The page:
Welcome to our world! Mechanics run into rusted parts all the time, and we often break off brake lines. We can't plan for all of those things, but customers aren't so understanding when it's "our fault".
For future reference, there are better ways to do this yourself. When the soft metal nut is rusted to the steel line, you can still loosen it from the wheel cylinder, then unbolt the wheel cylinder and rotate that to unscrew it from the line.
Under no circumstances use any penetrating oil or other petroleum-based lubricant to try to free up the nut. If even one drop mixes with the brake fluid, the entire hydraulic system can be contaminated. The only proper repair for that is to remove every part that has a rubber part in it that contacts the fluid, flush and dry the steel lines, then install all new parts. That is a very expensive repair, and even worse if the vehicle has anti-lock brakes. If any rubber part is not replaced, the contamination will leach out of it and recontaminate all of the new parts. This includes rubber flex hoses, wheel cylinders, calipers, master cylinder, combination valve, height-sensing proportioning valve, the ABS hydraulic controller, and the reservoir and the rubber seal under its cap.
Another alternative is to rebuild the old wheel cylinders right on the vehicle. As late as the 1980s that was a standard part of many brake jobs. Today the cost of new wheel cylinders is very low, so we just replace them, but I still required my students to know how to do it for exactly the reason you ran into. The kits cost about five dollars, and the job takes 15 to 20 minutes per cylinder. Those on '80s Ford Escorts and Tempos usually had areas corroded away that caused the leakage, so they couldn't be rebuilt. You have to check for that on all other brands, but it's not real common. Use brake fluid or brake assembly lube to lubricate the new lip seals. Professionals even wash their hands with soap and water first to avoid contaminating the rubber parts with fingerprint grease.
As for bleeding, you want to avoid pedal-bleeding with a helper. Running the brake pedal more than half way to the floor can damage the master cylinder. The resulting internal leakage will cause a slowly-sinking pedal, but that often doesn't show up until two or three days later. Gravity-bleeding is sufficient to bleed the wheel cylinder and that line. You'll make a lot more work and frustration if you allow the master cylinder to run empty while the wheel cylinders are apart. If the van has anti-lock brakes, and air gets into the hydraulic controller, you may need a scanner to command the computer to open the valves so air can be expelled from some of the chambers.
A simple way to stop the reservoir from running empty is to use a stick between the brake pedal and seat to hold the pedal down about an inch or two. The lip seals will move past the "replenishing" ports and block fluid flow. Remove the stick when you're ready to bleed. When fluid comes out, close that bleeder screw and wait for the next one to flow. When all the bleeder screws are closed, "irritate" the brake pedal a little, by hand. That will wash any remaining trapped air bubbles into the wheel cylinders and calipers. Open each bleeder once more for a couple of seconds to expel those last few bubbles.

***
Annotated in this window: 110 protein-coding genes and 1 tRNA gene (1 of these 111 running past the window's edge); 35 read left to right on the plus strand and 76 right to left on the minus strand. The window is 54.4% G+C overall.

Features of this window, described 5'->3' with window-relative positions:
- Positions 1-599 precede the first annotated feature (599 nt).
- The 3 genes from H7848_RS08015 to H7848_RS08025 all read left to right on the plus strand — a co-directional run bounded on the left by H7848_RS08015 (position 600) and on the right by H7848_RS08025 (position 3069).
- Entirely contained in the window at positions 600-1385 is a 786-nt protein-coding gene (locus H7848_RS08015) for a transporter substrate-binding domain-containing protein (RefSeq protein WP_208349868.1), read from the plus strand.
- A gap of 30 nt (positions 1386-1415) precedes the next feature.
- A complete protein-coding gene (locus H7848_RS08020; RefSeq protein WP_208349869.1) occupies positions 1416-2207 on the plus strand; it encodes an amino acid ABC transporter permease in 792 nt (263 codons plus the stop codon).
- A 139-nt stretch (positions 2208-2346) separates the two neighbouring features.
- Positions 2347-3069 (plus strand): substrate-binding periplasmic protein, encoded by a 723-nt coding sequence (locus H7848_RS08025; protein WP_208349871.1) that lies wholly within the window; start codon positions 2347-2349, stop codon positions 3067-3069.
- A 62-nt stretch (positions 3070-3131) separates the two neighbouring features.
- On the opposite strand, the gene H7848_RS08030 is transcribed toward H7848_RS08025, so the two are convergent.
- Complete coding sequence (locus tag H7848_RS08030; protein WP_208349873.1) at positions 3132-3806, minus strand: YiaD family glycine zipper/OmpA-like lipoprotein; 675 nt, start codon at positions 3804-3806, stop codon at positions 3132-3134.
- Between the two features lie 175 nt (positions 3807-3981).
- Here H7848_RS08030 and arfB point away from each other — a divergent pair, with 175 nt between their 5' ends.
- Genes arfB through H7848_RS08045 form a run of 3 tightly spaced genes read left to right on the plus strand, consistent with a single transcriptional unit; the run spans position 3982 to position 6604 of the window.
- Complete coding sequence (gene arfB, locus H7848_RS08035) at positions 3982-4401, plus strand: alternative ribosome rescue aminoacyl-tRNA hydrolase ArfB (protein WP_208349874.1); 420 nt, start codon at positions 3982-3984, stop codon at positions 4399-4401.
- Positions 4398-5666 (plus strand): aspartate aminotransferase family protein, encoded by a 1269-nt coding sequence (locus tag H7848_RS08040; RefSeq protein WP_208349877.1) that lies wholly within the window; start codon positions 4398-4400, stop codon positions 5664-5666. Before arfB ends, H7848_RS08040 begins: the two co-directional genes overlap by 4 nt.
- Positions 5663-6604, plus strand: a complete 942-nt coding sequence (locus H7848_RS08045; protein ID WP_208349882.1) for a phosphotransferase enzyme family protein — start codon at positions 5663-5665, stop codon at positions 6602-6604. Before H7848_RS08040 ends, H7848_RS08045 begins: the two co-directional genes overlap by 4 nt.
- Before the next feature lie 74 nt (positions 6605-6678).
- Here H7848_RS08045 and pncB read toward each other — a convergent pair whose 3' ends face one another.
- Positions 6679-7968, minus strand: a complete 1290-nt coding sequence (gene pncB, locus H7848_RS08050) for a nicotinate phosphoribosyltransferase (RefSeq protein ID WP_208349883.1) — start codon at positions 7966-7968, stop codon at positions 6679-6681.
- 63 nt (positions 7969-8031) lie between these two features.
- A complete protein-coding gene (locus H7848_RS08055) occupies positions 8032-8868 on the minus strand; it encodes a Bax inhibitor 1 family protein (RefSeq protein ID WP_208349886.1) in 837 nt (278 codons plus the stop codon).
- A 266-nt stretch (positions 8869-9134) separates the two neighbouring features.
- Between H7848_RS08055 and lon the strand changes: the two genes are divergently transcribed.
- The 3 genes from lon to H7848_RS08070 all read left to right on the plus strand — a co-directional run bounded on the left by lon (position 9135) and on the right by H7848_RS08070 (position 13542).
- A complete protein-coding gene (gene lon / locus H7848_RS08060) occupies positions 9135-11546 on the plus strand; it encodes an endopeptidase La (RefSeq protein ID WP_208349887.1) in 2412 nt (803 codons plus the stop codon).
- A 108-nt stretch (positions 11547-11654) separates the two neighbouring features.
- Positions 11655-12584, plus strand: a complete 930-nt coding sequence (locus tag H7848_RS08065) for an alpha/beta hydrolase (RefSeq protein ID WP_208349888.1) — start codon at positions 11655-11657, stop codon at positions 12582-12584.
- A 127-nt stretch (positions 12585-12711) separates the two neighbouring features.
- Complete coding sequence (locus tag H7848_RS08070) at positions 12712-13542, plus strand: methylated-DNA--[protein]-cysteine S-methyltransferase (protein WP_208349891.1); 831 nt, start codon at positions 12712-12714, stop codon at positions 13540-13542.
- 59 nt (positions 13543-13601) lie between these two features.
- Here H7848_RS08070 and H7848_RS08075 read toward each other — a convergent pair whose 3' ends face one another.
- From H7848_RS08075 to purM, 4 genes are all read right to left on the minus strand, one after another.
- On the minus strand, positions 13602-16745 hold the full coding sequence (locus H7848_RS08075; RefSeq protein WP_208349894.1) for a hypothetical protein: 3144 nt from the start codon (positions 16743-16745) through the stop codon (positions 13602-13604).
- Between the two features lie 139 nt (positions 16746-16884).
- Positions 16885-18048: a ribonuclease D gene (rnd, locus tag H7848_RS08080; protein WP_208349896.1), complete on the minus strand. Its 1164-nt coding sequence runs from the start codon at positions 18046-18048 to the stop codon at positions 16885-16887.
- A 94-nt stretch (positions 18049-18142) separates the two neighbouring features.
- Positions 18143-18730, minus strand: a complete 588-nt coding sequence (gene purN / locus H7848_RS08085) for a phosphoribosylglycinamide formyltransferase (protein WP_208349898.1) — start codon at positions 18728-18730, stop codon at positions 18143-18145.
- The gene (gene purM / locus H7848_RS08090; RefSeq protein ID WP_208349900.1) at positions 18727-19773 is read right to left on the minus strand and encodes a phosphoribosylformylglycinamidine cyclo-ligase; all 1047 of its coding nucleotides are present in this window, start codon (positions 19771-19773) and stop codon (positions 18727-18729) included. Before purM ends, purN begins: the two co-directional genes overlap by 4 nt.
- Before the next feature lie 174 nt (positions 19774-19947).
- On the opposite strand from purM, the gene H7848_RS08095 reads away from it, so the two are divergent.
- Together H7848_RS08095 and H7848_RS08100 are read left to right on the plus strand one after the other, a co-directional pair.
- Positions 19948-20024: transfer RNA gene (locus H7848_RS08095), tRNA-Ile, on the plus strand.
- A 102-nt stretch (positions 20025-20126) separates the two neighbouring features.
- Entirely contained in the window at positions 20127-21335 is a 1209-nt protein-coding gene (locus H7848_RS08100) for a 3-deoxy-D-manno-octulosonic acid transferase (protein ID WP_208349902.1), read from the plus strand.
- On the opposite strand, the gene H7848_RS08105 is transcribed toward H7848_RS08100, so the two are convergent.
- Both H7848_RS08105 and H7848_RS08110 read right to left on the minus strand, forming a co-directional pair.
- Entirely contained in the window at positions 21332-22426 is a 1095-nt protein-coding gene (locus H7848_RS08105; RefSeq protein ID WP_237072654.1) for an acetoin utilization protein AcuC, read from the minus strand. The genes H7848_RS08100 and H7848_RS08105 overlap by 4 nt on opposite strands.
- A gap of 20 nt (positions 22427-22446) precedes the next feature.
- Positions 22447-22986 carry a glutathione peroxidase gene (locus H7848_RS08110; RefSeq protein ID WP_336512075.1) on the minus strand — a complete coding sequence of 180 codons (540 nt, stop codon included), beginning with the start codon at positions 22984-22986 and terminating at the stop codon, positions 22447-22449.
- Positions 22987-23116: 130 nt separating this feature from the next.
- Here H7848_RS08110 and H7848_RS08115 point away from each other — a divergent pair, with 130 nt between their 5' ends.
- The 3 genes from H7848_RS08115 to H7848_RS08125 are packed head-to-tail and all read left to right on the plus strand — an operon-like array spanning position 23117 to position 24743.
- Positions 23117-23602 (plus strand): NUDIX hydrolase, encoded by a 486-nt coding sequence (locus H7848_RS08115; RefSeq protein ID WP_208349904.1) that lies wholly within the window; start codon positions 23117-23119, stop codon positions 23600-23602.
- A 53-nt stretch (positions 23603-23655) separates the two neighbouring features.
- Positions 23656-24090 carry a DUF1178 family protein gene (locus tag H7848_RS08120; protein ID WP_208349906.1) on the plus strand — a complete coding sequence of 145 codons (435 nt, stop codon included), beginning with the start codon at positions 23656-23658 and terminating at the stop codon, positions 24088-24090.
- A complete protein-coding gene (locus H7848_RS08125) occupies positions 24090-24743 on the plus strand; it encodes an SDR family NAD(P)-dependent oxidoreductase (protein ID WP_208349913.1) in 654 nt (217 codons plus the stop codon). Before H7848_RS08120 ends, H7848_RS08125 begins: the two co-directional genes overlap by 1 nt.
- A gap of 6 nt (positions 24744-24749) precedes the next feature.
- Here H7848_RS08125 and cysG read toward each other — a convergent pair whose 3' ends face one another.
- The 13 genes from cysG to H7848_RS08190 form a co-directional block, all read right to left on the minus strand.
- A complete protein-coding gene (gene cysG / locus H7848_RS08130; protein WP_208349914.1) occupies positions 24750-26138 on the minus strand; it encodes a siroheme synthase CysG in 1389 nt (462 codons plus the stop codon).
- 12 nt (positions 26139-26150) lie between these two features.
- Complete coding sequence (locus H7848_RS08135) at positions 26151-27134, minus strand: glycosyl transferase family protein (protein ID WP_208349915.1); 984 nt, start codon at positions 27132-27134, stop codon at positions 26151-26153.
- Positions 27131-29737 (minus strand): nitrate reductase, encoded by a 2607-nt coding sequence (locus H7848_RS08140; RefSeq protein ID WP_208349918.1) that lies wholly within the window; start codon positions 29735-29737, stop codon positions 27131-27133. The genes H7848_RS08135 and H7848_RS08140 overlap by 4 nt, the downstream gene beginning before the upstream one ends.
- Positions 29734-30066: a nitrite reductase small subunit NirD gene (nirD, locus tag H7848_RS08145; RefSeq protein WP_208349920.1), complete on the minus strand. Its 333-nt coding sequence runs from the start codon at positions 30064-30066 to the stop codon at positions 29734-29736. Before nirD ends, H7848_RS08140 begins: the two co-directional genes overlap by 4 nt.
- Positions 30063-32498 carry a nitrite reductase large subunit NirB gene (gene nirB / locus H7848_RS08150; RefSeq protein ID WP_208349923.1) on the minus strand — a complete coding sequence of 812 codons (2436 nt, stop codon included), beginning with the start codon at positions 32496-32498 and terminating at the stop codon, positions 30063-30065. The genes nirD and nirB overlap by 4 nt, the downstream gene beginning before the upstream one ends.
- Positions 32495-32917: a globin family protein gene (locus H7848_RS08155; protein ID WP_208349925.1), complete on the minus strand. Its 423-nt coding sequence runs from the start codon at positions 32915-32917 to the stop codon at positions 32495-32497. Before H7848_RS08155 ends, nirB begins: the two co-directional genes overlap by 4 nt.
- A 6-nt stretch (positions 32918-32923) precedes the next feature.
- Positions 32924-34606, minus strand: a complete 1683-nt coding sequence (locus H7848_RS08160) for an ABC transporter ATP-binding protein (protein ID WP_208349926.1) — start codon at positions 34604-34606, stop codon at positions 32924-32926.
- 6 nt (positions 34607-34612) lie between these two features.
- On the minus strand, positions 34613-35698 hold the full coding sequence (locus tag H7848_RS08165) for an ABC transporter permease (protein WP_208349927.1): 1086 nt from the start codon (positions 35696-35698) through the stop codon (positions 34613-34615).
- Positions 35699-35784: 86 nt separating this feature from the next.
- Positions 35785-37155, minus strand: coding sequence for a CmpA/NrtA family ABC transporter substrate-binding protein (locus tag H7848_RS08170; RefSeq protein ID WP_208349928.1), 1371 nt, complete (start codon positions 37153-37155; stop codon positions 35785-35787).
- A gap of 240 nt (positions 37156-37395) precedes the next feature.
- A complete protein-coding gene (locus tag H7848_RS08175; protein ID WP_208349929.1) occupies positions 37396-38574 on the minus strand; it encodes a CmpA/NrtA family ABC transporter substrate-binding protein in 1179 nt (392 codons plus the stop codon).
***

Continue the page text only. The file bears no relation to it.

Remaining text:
If you catch the reservoir just as it's running empty, (or you're replacing the master cylinder), there is no need to bleed at the wheels. Add fluid to the reservoir, push the brake pedal slowly so it takes about 20 seconds to go half way to the floor. Release the pedal quickly, then repeat that a few times. Pushing it slowly will push fluid down the lines while giving the air bubbles time to float back up. Releasing the pedal quickly washes the air bubbles into the reservoir with the fluid that's rushing back.
The knocking noise you had could indeed be caused by an out-of-round brake drum, but there has to be more to the story. Shoes are expected to slide back and forth on the backing plates as they're applied and released. The rust your mechanic was referring to are grooves worn into the six "lands" the shoes ride on. Those are raised spots that tabs on the shoe frames rest on. A standard part of a drum brake job is to clean those lands, then lubricate them with a special high-temperature brake grease. That step is overlooked by even the most conscientious do-it-yourselfers. In normal to light braking, a shoe can catch on a groove and fail to apply. After hard braking, a shoe can catch and fail to release. With a warped drum, the shoes will slide back and forth over those grooves and cause a knocking noise once or twice per wheel revolution. Your mechanic was right to want to replace the backing plates if he had your best interest at heart. The knocking noise may be gone now with the new drum, but it wouldn't have occurred if those grooves hadn't developed. You can't see those grooves with a simple inspection. You have to remove the shoes or pull them away from the backing plates, then peek behind them.
Some people will try to grind or file those lands until the grooves disappear, but that is not acceptable. All three have to be the same height so the shoe is supported evenly on all three points. Removing material lowers their height and adversely affects where the lining contacts the drum, and the angle of contact between the lining and drum.
An additional clue that might be observed when there's no brake grease on those lands is a squeak from the rear shoes when the brake pedal is released. The lack of lubrication causes the noise that you hear, but it also causes the grooves that will cause a problem later.
Auto parts stores sell the brake grease. It contains molybdenum disulfide which prevents it from spreading over time. Most of the brands are black, but the one I'm most familiar with is copper-colored. It's called "Rusty Lube".
Monday, January 23rd, 2017 AT 7:05 PM